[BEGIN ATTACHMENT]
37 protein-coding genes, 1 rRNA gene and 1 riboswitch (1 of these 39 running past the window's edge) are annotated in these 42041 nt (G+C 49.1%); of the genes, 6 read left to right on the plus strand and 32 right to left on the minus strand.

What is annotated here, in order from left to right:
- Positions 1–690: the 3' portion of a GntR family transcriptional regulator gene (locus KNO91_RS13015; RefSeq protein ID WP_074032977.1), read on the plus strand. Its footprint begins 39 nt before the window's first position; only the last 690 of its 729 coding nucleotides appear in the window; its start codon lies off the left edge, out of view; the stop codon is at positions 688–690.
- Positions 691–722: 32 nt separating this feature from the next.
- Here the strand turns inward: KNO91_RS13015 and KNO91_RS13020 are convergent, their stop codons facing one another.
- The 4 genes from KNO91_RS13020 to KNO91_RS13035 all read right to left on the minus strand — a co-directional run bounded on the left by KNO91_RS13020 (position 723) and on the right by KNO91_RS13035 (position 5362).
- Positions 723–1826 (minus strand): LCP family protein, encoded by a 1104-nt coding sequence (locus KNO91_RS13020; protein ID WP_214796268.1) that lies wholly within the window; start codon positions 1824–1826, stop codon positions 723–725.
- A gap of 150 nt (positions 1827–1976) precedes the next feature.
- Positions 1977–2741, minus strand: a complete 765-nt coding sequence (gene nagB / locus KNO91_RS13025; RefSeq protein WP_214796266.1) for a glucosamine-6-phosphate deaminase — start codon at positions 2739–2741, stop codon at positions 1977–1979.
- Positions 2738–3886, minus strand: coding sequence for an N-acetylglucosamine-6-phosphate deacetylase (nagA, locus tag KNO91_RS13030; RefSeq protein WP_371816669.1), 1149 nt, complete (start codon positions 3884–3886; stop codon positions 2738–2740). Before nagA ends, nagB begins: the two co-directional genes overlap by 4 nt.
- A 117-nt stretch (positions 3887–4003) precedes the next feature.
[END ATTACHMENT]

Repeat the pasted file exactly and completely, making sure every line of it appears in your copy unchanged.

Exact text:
37 protein-coding genes, 1 rRNA gene and 1 riboswitch (1 of these 39 running past the window's edge) are annotated in these 42041 nt (G+C 49.1%); of the genes, 6 read left to right on the plus strand and 32 right to left on the minus strand.

What is annotated here, in order from left to right:
- Positions 1–690: the 3' portion of a GntR family transcriptional regulator gene (locus KNO91_RS13015; RefSeq protein ID WP_074032977.1), read on the plus strand. Its footprint begins 39 nt before the window's first position; only the last 690 of its 729 coding nucleotides appear in the window; its start codon lies off the left edge, out of view; the stop codon is at positions 688–690.
- Positions 691–722: 32 nt separating this feature from the next.
- Here the strand turns inward: KNO91_RS13015 and KNO91_RS13020 are convergent, their stop codons facing one another.
- The 4 genes from KNO91_RS13020 to KNO91_RS13035 all read right to left on the minus strand — a co-directional run bounded on the left by KNO91_RS13020 (position 723) and on the right by KNO91_RS13035 (position 5362).
- Positions 723–1826 (minus strand): LCP family protein, encoded by a 1104-nt coding sequence (locus KNO91_RS13020; protein ID WP_214796268.1) that lies wholly within the window; start codon positions 1824–1826, stop codon positions 723–725.
- A gap of 150 nt (positions 1827–1976) precedes the next feature.
- Positions 1977–2741, minus strand: a complete 765-nt coding sequence (gene nagB / locus KNO91_RS13025; RefSeq protein WP_214796266.1) for a glucosamine-6-phosphate deaminase — start codon at positions 2739–2741, stop codon at positions 1977–1979.
- Positions 2738–3886, minus strand: coding sequence for an N-acetylglucosamine-6-phosphate deacetylase (nagA, locus tag KNO91_RS13030; RefSeq protein WP_371816669.1), 1149 nt, complete (start codon positions 3884–3886; stop codon positions 2738–2740). Before nagA ends, nagB begins: the two co-directional genes overlap by 4 nt.
- A 117-nt stretch (positions 3887–4003) precedes the next feature.